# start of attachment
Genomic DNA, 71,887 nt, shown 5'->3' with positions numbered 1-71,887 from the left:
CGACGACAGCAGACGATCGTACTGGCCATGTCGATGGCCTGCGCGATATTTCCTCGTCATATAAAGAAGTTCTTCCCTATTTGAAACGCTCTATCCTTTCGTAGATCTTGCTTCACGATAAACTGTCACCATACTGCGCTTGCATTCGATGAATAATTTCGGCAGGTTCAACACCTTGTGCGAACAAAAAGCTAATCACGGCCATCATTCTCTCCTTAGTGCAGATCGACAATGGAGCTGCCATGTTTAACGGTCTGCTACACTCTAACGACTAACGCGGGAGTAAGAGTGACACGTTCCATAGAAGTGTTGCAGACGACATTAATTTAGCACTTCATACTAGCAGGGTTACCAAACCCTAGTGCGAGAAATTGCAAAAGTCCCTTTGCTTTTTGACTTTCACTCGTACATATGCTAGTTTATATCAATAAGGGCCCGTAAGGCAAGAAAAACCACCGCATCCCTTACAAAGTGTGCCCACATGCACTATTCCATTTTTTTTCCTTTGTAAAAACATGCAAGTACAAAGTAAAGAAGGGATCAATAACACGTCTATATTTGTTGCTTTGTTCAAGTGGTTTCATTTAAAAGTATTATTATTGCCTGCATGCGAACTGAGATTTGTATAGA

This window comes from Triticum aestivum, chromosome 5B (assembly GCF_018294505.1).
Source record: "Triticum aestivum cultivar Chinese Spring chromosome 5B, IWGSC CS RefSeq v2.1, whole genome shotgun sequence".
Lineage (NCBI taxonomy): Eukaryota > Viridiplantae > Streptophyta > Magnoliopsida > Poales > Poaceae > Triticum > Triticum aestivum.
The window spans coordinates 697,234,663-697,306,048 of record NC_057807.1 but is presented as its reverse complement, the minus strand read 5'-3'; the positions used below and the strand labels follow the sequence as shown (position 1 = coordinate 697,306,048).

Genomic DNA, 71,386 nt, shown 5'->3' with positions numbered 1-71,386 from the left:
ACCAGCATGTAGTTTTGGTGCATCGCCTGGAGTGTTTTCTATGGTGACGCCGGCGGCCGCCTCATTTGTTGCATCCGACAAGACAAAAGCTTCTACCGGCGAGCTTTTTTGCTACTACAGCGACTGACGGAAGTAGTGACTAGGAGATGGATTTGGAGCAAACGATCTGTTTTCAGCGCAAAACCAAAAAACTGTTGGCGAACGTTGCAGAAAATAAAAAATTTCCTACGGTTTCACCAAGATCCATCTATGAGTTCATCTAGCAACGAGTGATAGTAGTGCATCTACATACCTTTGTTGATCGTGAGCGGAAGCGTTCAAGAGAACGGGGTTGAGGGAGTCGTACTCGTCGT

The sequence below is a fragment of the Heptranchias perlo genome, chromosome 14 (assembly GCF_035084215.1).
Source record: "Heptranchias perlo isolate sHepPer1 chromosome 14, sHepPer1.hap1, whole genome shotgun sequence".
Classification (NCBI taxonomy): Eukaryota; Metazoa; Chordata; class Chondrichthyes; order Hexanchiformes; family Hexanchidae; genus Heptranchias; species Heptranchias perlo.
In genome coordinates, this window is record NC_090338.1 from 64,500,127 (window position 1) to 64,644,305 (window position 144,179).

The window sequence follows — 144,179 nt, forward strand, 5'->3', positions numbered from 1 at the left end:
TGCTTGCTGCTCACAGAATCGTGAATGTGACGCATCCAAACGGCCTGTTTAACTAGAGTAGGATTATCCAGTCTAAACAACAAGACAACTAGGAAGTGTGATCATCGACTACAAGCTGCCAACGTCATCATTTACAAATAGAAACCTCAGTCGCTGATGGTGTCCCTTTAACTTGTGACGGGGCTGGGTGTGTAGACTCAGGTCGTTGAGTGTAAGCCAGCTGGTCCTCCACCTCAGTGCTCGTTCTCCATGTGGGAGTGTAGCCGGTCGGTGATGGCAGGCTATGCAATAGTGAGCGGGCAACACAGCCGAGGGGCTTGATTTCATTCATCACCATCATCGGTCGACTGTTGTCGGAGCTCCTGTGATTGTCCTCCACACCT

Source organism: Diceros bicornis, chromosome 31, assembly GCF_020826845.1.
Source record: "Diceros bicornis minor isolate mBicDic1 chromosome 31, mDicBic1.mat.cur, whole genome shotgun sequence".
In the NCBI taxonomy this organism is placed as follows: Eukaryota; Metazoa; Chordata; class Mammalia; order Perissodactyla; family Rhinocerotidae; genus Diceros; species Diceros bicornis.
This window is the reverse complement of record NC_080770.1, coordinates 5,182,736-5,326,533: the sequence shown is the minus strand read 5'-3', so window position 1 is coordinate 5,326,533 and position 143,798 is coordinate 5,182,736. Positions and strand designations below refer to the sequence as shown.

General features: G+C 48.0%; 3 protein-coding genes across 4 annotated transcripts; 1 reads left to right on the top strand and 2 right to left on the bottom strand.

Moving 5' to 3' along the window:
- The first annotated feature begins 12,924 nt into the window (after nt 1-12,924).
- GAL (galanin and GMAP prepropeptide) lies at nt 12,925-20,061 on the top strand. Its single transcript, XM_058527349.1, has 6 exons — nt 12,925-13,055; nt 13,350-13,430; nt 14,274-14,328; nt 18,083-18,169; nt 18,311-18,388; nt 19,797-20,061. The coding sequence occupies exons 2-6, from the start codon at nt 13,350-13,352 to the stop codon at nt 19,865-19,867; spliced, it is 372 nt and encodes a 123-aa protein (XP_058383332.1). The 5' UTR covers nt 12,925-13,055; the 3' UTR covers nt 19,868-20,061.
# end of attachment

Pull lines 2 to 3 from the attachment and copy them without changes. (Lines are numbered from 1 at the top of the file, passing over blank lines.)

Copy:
CGACGACAGCAGACGATCGTACTGGCCATGTCGATGGCCTGCGCGATATTTCCTCGTCATATAAAGAAGTTCTTCCCTATTTGAAACGCTCTATCCTTTCGTAGATCTTGCTTCACGATAAACTGTCACCATACTGCGCTTGCATTCGATGAATAATTTCGGCAGGTTCAACACCTTGTGCGAACAAAAAGCTAATCACGGCCATCATTCTCTCCTTAGTGCAGATCGACAATGGAGCTGCCATGTTTAACGGTCTGCTACACTCTAACGACTAACGCGGGAGTAAGAGTGACACGTTCCATAGAAGTGTTGCAGACGACATTAATTTAGCACTTCATACTAGCAGGGTTACCAAACCCTAGTGCGAGAAATTGCAAAAGTCCCTTTGCTTTTTGACTTTCACTCGTACATATGCTAGTTTATATCAATAAGGGCCCGTAAGGCAAGAAAAACCACCGCATCCCTTACAAAGTGTGCCCACATGCACTATTCCATTTTTTTTCCTTTGTAAAAACATGCAAGTACAAAGTAAAGAAGGGATCAATAACACGTCTATATTTGTTGCTTTGTTCAAGTGGTTTCATTTAAAAGTATTATTATTGCCTGCATGCGAACTGAGATTTGTATAGA

This window comes from Triticum aestivum, chromosome 5B (assembly GCF_018294505.1).